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Confronting Korea’s Censored Discourse on Comfort Women

 
 

On December 28, 2015, Japan and South Korea signed a landmark agreement over the former’s wartime sexual exploitation of Korean “comfort women.” Japan formally apologized and contributed 1 billion yen (about $8.3 million) to compensate the living survivors or the families of the deceased. In return, South Korea would consider the issue settled and dialogue with civic groups to remove a comfort woman statue in front of the Japanese embassy.

The agreement received low public support and fierce resistance from civic groups in South Korea. Activists installed new statutes, including outside the Japanese Consulate in Busan (in January 2017) and in San Francisco (November 2017). On January 4, 2018, recently elected South Korean President Moon Jae-in declared that the agreement “is defective as it not only goes against the principle of truth and justice, but did not reflect the view of the victims.” Although he did not technically void the agreement, Moon repeatedly called for new, more “sincere” apologies from Japan.

The continuing controversy over comfort women is partly rooted in a Manichean worldview that divides people into innocents and oppressors and that lacks awareness of legitimate, alternative viewpoints. In the past, South Koreans were taught that the North Korean regime was a puppet of the Soviet communists, and that contrary views reflected those of communists. Today, South Korean schools and especially media disseminate the activist claim that the Japanese Imperial military abducted 200,000 Korean women and girls, and that views to the contrary reflect those of Japanese right-wingers.

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The Japanese government investigated during the 1990s and found no evidence that women from its former colonies (Korea, Taiwan) were forcibly recruited by the Imperial military. (It acknowledged that women from combatant countries, such as China and Indonesia, were illegally abducted by some soldiers and units.) In the award-winning books of professors Sarah Soh (San Francisco State) and Park Yu-ha (Sejong University), women initially offered various testimonies for working at comfort stations, such as supporting their families economically, escaping overbearing parents, or deception by brokers. Some women experienced abusive conditions at comfort stations, others more supportive.

The authors note the complicity of family and neighbors in mobilizing women into brothels, and argue that survivors should freely share their diverse experiences. However, activists pressure survivors to publicly conform to the dominant narrative of Japanese villains and innocent Koreans. For instance, Kim Hak-sun was the first Korean comfort woman to come out publicly and was the model for the San Francisco statue. In her original narrative (given to a representative of the activist Korean Council), Kim reported that her foster father took her and another girl to China, and that he worked as the manager of the local comfort station. In the 1993 published testimony, the Korean Council omitted any mention of her foster father managing the station. Similarly, the original testimony of Lee [Yi] Yong-su said that she and her friend together escaped from home. Later, in her activist role, Lee repeatedly declared that she was abducted by Japanese soldiers in the middle of the night.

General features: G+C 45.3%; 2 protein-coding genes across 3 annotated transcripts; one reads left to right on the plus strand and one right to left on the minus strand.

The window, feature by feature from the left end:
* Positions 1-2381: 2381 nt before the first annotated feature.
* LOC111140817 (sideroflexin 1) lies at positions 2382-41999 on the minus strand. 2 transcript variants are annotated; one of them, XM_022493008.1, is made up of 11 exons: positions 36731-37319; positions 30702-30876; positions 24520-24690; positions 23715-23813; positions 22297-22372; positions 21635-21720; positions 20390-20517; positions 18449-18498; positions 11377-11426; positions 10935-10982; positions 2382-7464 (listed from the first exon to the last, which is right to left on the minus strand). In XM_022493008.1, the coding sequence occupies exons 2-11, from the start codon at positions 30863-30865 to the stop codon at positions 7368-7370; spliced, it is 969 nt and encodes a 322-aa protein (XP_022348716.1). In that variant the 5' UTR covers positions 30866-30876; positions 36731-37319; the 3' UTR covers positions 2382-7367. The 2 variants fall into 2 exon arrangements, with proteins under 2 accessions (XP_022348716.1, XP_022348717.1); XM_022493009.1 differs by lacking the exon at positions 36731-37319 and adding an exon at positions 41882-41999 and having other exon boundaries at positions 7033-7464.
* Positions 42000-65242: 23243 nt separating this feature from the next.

The prevailing narrative of abductions is based on the oral testimonies of a small number of women (16 of 238 registered survivors in 1990s), associated with activist organizations (e.g., House of Sharing; Korean Council). A majority of living survivors (34 of 46) accepted the 2015 Japanese compensation, but the media only publicized the rejectionist minority (12). Moreover, the 61 women who accepted Japanese compensation two decades ago (the 1994 Asian Women’s Fund) were vilified as traitors and denied South Korean government subsidies. Park Yu-ha reports, “The late [survivor] Bae Chun-hee said she had not been taken by force, and that she wanted to forgive Japan but could not say so.”

South Korean media rarely discusses the well-documented finding that post-1945 South Korean governments also encouraged and supervised brothels for American soldiers or the allegation that South Korean troops patronized local women in Vietnam. No Korean publisher has translated Soh’s English-language book. A Seoul court partially censored Park’s Korean-language book and fined her 90 million won ($74,000) for defaming survivors; prosecutors requested a three-year prison sentence. A foreign (Korean-American) professor was sharply criticized for discussing the Soh book in his politics courses. The university investigated activist charges that he supported Japanese war crimes, and he was pressured to write a letter of apology.

The censored discourse reflects an underlying, authoritarian-nationalist perspective in which Koreans portray themselves as innocent victims and dissenting voices to the anti-Japanese narrative undermine South Korea’s moral power. An alternative, liberal-nationalist perspective would combine deep love of one’s country with thoughtful, nuanced analysis of a complex past. Censorship undermines the informed citizenry necessary for democratic politics and prudent policymaking. Critical, thoughtful public discourse that transcends simple victimhood narratives would serve both nations’ strategic interests and universal justice.

Joseph Yi is associate professor of political science at Hanyang University (Seoul).

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